From León: buses leave in the morning (the last one at 7:30AM) and one in the afternoon (3:00PM) from the terminal in León for C$76.
Matagalpa offers a variety of historic buildings and sights.
- The Cathedral - the major building of the city, it was built by the Jesuit fathers starting in 1874, and finished in 1895.
- San José - started in 1750, formerly called San Felipe.
- Molaguina - 1800s, formerly Dolores Church.
- Santa Ana - the colonial church disappeared in 1850s, but you can see its old foundations just across the "Escuela de Parvulos".
- the old brick and adobe walls of the Jesuit Fathers Convent (now Cancha del Bridadista)
- Museo del Café (Coffee Museum)
- Carlos Fonseca (founder of the Sandinista Front) Birthplace Museum
- The old house of former President Bartolome Martinez (1870–1936, president 1923-24)
- The house of the Comunidad Indigena.
- In the Bishop's Palace (Calle de los Bancos), there is a small Chapel called "El Ateneo", there is a big 5x10 feet famous oil painting named Sagrada Familia. It is believed to have been painted by Bartolomeo Murillo, a classical Spanish painter of the 1640s. It shows the Virgin Mary, Saint Joseph, Saint Ignatius Loyola and Saint Louis Gonzaga. If it is indeed Murillo's, it must be an invaluable painting. According to a legend, in 1881, the Jesuit fathers, before they were expelled by the government, gave it "in deposit" (to take care) to the local family Baldizon. "El Lienzo" (the canvas) is still is in Matagalpa because members of that family have not allowed it to be sold or transferred to other place.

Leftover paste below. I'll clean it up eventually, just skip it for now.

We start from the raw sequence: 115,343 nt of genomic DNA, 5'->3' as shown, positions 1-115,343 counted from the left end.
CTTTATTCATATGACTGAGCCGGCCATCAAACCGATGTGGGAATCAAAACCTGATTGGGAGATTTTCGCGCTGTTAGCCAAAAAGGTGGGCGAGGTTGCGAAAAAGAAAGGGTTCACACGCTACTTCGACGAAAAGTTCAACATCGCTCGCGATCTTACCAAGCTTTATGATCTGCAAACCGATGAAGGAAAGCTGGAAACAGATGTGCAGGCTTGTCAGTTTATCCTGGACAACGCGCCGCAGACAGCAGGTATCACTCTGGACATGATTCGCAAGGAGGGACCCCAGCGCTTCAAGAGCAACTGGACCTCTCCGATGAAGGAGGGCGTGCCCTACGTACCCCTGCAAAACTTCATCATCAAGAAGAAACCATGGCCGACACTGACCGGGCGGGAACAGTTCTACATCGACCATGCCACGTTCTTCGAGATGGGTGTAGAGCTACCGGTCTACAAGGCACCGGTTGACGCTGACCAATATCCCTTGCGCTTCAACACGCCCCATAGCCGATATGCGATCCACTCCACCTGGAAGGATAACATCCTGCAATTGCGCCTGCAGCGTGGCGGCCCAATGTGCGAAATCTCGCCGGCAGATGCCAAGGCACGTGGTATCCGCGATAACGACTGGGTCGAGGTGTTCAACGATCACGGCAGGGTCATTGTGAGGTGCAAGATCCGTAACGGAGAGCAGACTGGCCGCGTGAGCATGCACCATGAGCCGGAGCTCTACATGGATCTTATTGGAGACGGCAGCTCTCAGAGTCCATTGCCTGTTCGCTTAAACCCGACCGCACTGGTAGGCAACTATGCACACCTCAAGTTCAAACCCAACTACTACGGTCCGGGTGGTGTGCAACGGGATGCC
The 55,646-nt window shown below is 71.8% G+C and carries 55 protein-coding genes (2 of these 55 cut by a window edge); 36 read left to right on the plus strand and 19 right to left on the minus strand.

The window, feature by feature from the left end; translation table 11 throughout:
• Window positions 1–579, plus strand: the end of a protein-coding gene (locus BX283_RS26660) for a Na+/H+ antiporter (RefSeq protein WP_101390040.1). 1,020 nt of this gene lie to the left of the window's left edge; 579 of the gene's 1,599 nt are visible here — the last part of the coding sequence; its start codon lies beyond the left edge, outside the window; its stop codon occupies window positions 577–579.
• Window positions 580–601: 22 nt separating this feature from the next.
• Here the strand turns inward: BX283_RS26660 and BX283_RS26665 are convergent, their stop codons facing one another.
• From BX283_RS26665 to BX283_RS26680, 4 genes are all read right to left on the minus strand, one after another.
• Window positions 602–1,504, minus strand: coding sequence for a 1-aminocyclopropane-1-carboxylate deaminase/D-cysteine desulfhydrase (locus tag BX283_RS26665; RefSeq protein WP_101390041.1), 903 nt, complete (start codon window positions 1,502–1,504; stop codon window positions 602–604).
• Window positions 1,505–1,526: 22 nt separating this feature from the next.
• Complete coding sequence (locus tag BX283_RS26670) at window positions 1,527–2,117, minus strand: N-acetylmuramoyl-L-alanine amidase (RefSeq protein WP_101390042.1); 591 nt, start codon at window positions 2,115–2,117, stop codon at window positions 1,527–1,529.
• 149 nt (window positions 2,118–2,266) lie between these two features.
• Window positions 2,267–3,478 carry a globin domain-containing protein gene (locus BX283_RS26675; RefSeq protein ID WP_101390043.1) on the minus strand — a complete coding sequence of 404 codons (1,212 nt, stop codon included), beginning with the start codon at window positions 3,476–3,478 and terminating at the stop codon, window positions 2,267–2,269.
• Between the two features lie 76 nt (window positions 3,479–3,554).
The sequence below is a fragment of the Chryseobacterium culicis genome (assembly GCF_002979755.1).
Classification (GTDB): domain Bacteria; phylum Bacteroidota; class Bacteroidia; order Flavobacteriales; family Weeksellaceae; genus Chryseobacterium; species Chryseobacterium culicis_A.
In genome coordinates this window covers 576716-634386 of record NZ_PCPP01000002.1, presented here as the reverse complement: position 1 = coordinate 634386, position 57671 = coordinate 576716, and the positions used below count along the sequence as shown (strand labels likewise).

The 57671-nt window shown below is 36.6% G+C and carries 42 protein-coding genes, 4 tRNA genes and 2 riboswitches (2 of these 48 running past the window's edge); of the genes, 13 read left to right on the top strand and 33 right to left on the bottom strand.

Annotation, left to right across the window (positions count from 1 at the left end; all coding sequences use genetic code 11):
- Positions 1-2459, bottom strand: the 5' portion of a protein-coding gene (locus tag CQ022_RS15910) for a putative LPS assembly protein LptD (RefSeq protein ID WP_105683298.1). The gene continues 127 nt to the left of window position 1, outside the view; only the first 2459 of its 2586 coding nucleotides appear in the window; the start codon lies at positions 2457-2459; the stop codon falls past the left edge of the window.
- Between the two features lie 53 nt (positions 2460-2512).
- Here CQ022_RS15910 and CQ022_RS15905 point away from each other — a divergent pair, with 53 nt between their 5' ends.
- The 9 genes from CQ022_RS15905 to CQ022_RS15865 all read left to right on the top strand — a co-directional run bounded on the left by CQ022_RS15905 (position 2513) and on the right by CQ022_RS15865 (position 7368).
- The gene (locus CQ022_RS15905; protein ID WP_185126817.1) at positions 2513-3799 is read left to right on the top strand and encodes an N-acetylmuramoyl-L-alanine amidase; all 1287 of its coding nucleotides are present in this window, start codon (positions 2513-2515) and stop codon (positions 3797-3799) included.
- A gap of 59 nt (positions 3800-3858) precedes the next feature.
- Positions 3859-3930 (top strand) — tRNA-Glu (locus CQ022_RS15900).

- William Richardson, grandfather of Bill Richardson, a past Governor of New Mexico. William, Sr. game to Matagalpa during the 19th century. He is buried in the well-known "Matagalpa Foreign Cemetery" a few blocks south.
- Castillo de Cacao (just outside of the city limits). This tiny chocolate factory manufactures high quality chocolate, and if you call ahead, you can arrange a free factory tour.